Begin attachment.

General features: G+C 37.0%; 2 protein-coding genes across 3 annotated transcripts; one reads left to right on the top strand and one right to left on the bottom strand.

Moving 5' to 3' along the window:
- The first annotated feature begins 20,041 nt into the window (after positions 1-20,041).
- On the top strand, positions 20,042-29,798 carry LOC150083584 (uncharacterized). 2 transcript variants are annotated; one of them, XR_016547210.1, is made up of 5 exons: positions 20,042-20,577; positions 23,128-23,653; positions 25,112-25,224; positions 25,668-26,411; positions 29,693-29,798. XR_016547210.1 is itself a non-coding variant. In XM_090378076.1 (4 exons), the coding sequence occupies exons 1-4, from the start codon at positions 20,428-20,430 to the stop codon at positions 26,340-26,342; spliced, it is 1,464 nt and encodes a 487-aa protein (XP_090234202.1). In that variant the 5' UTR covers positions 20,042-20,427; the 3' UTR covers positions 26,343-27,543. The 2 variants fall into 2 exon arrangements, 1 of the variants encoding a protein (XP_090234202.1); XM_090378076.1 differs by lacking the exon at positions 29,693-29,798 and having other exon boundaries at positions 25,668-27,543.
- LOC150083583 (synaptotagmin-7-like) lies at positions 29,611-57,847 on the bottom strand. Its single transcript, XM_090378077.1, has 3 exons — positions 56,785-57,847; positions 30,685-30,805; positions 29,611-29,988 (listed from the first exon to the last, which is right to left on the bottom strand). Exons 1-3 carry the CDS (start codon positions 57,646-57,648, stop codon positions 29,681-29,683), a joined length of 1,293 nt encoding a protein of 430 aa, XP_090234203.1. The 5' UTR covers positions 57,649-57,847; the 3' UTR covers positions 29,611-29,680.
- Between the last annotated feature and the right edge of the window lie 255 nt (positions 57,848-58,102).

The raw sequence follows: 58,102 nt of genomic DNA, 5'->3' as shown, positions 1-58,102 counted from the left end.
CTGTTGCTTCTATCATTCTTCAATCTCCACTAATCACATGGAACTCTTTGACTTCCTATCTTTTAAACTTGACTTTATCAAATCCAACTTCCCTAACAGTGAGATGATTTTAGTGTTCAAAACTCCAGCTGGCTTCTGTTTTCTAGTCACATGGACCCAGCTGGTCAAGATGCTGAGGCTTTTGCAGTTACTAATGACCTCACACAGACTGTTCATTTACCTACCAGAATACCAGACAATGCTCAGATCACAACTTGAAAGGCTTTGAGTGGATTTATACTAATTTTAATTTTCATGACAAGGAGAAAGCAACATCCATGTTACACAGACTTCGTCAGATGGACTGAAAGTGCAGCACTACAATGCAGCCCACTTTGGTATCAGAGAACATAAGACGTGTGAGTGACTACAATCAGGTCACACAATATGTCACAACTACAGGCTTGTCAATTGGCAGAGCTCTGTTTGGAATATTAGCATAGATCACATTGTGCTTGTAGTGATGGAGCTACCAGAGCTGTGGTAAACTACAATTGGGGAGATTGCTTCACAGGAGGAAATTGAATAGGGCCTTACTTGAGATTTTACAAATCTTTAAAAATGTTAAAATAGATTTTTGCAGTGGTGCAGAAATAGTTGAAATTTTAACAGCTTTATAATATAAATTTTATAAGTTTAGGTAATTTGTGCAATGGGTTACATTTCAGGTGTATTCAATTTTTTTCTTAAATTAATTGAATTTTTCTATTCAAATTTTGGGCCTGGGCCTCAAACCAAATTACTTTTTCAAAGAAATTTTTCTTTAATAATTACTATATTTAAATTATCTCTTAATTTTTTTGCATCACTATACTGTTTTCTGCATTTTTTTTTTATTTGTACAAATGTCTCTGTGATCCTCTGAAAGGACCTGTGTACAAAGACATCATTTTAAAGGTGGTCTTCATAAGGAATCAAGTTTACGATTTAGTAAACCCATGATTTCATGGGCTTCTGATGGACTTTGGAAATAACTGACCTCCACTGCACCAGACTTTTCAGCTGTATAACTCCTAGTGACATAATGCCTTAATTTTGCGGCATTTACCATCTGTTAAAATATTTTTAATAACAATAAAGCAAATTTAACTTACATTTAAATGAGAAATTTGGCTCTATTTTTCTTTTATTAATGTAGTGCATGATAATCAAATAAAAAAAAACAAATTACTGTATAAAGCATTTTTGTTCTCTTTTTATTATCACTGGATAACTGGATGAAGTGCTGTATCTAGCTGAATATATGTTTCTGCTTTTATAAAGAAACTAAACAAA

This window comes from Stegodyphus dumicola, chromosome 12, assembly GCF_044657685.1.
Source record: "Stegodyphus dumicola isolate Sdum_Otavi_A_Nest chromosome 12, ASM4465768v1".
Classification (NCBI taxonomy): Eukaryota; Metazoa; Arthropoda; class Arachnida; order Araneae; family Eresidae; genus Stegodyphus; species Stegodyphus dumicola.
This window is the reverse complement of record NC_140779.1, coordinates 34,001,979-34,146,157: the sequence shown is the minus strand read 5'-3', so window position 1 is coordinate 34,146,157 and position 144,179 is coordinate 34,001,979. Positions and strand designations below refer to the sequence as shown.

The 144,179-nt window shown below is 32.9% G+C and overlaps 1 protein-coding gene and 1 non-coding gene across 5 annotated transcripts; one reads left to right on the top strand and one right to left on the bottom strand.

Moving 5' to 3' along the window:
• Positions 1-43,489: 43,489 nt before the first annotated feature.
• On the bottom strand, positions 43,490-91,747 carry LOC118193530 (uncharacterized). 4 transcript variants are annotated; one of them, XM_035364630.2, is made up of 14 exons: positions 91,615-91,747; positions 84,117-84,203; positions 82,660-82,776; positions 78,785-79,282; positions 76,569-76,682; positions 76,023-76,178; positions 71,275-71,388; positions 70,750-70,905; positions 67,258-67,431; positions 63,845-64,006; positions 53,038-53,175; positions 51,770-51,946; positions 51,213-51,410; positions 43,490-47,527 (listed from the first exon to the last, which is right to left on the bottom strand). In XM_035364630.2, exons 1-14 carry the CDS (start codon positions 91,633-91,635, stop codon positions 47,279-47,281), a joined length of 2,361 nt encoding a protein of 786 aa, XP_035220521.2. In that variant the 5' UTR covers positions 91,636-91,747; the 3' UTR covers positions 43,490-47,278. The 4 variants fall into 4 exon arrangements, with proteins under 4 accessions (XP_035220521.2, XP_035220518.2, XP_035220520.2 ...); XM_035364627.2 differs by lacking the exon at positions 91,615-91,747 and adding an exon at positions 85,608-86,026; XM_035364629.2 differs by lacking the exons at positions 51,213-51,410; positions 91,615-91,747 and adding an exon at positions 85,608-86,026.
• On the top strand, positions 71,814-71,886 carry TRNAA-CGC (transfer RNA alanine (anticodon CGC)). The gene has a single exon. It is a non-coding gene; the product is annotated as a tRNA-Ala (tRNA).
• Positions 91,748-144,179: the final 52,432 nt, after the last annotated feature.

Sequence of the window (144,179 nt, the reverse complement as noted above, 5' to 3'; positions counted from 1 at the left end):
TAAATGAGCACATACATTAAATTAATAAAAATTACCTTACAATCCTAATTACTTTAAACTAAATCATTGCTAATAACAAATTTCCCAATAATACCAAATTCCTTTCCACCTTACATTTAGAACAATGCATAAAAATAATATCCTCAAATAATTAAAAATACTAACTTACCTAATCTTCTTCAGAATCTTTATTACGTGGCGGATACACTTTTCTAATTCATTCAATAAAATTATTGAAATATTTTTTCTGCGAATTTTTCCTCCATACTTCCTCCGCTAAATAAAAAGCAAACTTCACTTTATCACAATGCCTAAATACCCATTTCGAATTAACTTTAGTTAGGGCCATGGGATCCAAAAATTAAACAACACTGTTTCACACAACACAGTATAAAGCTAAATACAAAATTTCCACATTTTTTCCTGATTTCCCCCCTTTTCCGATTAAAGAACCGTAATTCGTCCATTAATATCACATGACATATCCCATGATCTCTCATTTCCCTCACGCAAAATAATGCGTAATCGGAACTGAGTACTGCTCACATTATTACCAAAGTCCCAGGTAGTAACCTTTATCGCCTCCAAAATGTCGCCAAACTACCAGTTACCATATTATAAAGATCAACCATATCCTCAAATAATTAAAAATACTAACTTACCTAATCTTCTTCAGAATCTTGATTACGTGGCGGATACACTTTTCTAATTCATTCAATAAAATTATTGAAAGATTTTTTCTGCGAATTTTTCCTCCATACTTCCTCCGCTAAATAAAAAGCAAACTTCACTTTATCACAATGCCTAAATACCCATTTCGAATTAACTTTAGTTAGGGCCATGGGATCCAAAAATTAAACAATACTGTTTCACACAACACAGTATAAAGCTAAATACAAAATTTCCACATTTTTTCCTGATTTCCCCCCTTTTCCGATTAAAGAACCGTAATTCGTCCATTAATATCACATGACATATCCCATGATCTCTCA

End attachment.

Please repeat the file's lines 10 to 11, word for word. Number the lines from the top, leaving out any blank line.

Source record: "Stegodyphus dumicola isolate Sdum_Otavi_A_Nest chromosome 12, ASM4465768v1".
Classification (NCBI taxonomy): Eukaryota; Metazoa; Arthropoda; class Arachnida; order Araneae; family Eresidae; genus Stegodyphus; species Stegodyphus dumicola.